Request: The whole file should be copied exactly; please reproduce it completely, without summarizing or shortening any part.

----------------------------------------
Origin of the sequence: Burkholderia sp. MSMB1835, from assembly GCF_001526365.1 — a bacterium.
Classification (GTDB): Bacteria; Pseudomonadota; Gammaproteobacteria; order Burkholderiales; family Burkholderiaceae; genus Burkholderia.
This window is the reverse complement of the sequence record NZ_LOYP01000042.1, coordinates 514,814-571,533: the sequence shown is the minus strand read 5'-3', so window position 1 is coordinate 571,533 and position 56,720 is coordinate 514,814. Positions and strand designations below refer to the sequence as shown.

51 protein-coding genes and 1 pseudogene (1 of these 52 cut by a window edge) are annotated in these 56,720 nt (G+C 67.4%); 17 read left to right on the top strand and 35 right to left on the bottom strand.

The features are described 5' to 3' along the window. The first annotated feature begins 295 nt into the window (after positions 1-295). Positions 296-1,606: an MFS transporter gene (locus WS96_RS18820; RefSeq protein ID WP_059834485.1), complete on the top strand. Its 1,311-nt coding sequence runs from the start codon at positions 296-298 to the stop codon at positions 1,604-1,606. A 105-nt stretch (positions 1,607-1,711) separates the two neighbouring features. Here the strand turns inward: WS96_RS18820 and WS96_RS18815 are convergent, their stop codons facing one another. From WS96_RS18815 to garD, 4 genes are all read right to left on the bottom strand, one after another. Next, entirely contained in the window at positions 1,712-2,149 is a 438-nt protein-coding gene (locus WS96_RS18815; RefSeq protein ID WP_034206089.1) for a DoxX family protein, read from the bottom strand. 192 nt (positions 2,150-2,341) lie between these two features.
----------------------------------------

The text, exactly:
Origin of the sequence: Burkholderia sp. MSMB1835, from assembly GCF_001526365.1 — a bacterium.
Classification (GTDB): Bacteria; Pseudomonadota; Gammaproteobacteria; order Burkholderiales; family Burkholderiaceae; genus Burkholderia.
This window is the reverse complement of the sequence record NZ_LOYP01000042.1, coordinates 514,814-571,533: the sequence shown is the minus strand read 5'-3', so window position 1 is coordinate 571,533 and position 56,720 is coordinate 514,814. Positions and strand designations below refer to the sequence as shown.

51 protein-coding genes and 1 pseudogene (1 of these 52 cut by a window edge) are annotated in these 56,720 nt (G+C 67.4%); 17 read left to right on the top strand and 35 right to left on the bottom strand.

The features are described 5' to 3' along the window. The first annotated feature begins 295 nt into the window (after positions 1-295). Positions 296-1,606: an MFS transporter gene (locus WS96_RS18820; RefSeq protein ID WP_059834485.1), complete on the top strand. Its 1,311-nt coding sequence runs from the start codon at positions 296-298 to the stop codon at positions 1,604-1,606. A 105-nt stretch (positions 1,607-1,711) separates the two neighbouring features. Here the strand turns inward: WS96_RS18820 and WS96_RS18815 are convergent, their stop codons facing one another. From WS96_RS18815 to garD, 4 genes are all read right to left on the bottom strand, one after another. Next, entirely contained in the window at positions 1,712-2,149 is a 438-nt protein-coding gene (locus WS96_RS18815; RefSeq protein ID WP_034206089.1) for a DoxX family protein, read from the bottom strand. 192 nt (positions 2,150-2,341) lie between these two features.